Toughie 2898 – Big Dave's Crossword Blog
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Toughie 2898

Toughie No 2898 by Django

Hints and tips by Crypticsue

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BD Rating – Difficulty ***Enjoyment ****

Thank you to Django for a Toughie of the difficulty level we hope for on a Wednesday, or even a Thursday,  but very rarely get. A great test of the cryptic grey matter and that was before I had to work out how to explain several of the clues.


1a    Garnish with leaves to cover old, ropey game? (4,6)
DECK QUOITS A verb meaning to garnish and a verb meaning leaves, the latter ‘covering’ the abbreviation for Old

6a    Some buy e-book about respect (4)
OBEY Hidden in reverse (about) in some of buY E BOok

10a    Privy Counsellor ultimately consumed American grub (5)
LARVA The ultimate letter of counselloR is ‘consumed’ by an abbreviated privy, the result followed with the abbreviation for American

11a    Hair filling out after first cut — it results in a groovy look (9)
FURROWING Some hair (of an animal perhaps) and a verb meaning filling out without its first letter (after first cut)

12a    Mournful English/Gaelic translation (7)
ELEGIAC The abbreviation for English and an anagram (translation) of GAELIC

13a    Lucky dip bishop operated — only on the counter (4,3)
BRAN TUB The chess abbreviation for Bishop, a synonym for operated and a reversal (on the counter) of an adverb meaning only

14d    Husband with issue retreated by hospital — working with doctor I start to acknowledge neurosis (12)
HYPOCHONDRIA The abbreviation for Husband, a reversal (retreated) of an issue (of a magazine perhaps), the abbreviation for Hospital, the usual two-letter ‘working’, an abbreviated doctor, I (from the clue) and the ‘start’ to Acknowledge

18a    Joke, for example, Hackney, London’s an obscure place (3-5,4)
ONE-HORSE TOWN A joke, as in ‘did you hear the xxx about’, an equine for general use (hackney) and an urban area like London

21a    Snubbed Runyon’s Detroit drinking bar — it’s volatile (7)
NAPHTHA Here you have to know that Damon Runyon ‘s stories were turned into the musical Guys and Dolls, and then know the Christian name of the main character, Mr Detroit. The final letter of this name should be removed (snubbed) and an abbreviated bar inserted (as indicated by drinking)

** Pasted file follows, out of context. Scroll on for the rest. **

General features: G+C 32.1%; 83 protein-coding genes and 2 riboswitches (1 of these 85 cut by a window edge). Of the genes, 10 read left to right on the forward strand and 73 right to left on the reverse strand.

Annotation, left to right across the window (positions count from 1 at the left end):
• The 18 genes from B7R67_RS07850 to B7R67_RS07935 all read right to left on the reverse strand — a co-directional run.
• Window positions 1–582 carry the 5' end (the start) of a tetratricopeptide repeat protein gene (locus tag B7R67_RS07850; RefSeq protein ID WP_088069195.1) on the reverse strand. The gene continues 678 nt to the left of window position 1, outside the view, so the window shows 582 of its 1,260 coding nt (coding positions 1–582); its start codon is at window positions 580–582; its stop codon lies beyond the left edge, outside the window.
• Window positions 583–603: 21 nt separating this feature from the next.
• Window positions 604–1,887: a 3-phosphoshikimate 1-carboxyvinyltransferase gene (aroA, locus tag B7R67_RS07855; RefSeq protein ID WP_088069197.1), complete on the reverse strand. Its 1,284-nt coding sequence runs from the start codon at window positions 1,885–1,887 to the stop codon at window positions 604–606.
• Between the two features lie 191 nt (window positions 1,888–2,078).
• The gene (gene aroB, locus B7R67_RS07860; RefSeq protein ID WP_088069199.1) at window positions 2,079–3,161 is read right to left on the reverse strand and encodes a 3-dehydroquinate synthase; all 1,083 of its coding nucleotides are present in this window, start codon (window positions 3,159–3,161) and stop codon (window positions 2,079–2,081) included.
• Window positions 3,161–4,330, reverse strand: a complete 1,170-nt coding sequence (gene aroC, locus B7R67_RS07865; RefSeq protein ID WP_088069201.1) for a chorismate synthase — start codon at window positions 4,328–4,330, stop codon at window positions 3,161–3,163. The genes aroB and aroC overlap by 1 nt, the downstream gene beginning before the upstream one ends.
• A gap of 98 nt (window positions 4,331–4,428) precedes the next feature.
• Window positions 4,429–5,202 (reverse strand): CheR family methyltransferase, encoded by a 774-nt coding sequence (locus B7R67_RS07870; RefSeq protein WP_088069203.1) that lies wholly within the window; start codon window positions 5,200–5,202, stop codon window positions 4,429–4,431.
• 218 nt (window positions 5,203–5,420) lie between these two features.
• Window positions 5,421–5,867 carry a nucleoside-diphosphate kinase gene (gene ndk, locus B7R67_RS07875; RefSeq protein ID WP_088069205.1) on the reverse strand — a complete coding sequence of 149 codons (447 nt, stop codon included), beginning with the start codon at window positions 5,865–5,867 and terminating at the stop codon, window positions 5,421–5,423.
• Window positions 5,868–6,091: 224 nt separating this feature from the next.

23a    Discontented hackers succeeded, capturing heartless tech giant — unlucky (7)
HAPLESS The outside (discontented) letters of HackerS and the abbreviation for Succeeded, ‘capturing’ a well-known tech giant without its middle letter (heartless)

24a    Heavyweight’s heading to meet Rocky Marciano — one might blow it (9)
HARMONICA The ‘heading’ of Heavyweight followed by (to meet) an anagram (rocky) of MARCIANO

25a    Up and about, protecting endangered species (5)
PANDA Hidden in (protected by) uP AND About

26a    Characteristic of duvet and a sheet that’s worn? (4)
TOGA The unit of measurement of insulation provided by a duvet and A (from the clue)

27a    Watch band making American sort of welcome (6-4)
TICKER-TAPE A slang term for a watch and a band


1d    Sweet cryptic clue accepted by Daily Telegraph initially (6)
DULCET An anagram (cryptic) of CLUE ‘accepted’ by the initial letters of Daily Telegraph

2d    Travel at high speed in pursuit (6)
CAREER To travel at high speed or a profession or occupation (pursuit)

3d    Feature key way to maintain standards (7,7)
QUALITY CONTROL A property or feature of something and a key found on your computer keyboard

4d    Rotten and Vicious after withdrawing Virgin’s debut for meddling (9)
OFFICIOUS A simple way of saying that something is rotten followed by vICIOUS (withdrawing Virgin’s debut telling you to ignore the V)